TeachMeFinance.com - explain National Appeals Division (NAD)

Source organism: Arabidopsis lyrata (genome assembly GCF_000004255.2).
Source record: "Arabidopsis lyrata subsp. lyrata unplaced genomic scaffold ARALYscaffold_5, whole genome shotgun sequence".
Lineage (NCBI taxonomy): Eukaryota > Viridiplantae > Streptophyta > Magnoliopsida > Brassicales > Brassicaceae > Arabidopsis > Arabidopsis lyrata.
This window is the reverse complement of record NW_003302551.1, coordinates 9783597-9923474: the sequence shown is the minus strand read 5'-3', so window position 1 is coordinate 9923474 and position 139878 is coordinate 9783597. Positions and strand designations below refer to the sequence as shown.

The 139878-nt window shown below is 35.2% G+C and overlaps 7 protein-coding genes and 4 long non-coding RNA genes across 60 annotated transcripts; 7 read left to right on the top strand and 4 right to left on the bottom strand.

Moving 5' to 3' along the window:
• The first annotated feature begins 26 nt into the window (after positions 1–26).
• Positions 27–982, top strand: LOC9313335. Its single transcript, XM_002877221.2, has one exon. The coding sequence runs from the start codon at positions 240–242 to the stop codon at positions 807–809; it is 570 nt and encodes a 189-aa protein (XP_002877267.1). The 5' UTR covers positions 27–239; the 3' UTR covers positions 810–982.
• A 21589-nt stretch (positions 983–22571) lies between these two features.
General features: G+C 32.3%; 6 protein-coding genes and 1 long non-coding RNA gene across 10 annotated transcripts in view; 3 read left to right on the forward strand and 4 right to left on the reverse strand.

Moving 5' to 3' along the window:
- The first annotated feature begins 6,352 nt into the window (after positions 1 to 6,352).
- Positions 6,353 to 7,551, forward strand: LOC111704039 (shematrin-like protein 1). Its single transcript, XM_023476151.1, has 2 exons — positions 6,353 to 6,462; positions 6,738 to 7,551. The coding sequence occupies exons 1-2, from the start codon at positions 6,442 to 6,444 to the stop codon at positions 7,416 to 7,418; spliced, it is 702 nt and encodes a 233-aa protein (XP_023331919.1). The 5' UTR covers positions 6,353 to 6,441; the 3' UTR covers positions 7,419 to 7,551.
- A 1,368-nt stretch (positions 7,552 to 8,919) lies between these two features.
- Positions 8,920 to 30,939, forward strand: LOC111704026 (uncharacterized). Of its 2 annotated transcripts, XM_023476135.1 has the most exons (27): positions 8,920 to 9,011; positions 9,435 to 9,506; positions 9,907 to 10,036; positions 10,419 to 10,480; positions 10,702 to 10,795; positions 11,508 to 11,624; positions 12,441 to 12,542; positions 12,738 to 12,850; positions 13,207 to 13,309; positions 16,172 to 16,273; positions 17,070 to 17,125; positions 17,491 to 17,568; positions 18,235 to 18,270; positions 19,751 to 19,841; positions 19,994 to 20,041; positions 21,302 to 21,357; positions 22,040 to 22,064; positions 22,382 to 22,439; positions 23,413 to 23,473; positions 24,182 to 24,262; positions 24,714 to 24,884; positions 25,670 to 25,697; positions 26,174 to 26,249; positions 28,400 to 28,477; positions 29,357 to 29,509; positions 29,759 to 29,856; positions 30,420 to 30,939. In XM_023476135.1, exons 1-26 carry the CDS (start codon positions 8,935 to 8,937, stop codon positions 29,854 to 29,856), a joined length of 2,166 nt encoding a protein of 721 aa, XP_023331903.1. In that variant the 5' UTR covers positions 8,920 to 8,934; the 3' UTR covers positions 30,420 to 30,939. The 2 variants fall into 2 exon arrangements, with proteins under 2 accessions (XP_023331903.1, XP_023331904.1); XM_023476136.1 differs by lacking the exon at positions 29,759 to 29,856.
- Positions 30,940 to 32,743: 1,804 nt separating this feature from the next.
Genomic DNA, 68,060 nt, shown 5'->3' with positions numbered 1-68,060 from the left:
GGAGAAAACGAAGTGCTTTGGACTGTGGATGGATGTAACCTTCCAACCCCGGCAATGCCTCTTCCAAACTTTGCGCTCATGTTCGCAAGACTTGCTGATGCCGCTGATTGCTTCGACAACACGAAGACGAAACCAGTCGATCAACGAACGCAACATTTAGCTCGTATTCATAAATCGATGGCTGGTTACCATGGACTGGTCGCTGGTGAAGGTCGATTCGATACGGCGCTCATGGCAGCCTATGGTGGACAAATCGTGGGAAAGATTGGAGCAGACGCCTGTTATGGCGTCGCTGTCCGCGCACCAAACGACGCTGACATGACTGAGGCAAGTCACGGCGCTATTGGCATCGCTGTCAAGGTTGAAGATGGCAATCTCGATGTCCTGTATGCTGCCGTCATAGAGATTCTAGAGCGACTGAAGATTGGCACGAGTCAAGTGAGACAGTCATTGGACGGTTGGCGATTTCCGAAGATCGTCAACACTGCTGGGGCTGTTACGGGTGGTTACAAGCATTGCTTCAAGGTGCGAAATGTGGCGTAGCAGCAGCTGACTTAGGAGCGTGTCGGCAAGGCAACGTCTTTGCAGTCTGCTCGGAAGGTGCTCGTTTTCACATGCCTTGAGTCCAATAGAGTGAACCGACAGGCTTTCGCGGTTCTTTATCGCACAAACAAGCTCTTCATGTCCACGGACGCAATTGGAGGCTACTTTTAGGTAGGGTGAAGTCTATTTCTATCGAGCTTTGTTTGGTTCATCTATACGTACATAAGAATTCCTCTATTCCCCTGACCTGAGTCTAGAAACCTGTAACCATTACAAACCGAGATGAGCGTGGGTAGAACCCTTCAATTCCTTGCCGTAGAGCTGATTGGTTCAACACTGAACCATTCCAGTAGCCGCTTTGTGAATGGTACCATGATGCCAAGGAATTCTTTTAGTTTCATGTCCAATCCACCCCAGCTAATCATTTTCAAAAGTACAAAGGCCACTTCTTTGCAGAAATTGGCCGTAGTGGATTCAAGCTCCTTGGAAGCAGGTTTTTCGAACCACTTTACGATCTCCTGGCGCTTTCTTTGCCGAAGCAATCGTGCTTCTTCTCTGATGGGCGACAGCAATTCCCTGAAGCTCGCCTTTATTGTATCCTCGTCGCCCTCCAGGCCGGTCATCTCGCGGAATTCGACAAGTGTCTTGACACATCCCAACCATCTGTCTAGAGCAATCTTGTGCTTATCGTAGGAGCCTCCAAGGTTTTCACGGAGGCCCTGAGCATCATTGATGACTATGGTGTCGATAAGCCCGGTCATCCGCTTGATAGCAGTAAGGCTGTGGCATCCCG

National Appeals Division (NAD) The term 'National Appeals Division (NAD) ' as it applies to the area of agriculture can be defined as 'The National Appeals Division of USDA was established by the Department of Agriculture Reorganization Act of 1994 (Title II of P.L. 103-354) to consolidate and improve the hearing procedures for USDA claims and disputes. The statute and regulations provide that certain sections of the Administrative Procedure Act (APA), including the hearing requirements, do not apply to NAD proceedings. The NAD procedures govern informal and formal hearings covering appeals of decisions made by the rural development agencies, Natural Resources Conservation Service, Risk Management Agency, and the Farm Service Agency. The statute and regulations set forth the procedures for hearings, requirements for the presiding officers, requirements for communications between the decision-maker and persons interested in the matter, and other important issues. After a decision is made by a hearing officer, both the appellant and the agency have the right to a review by the NAD director, who then issues a final determination. The final determination of the NAD is reviewable and enforceable by the U.S. District Court in accordance with the judicial review provisions of the APA'.
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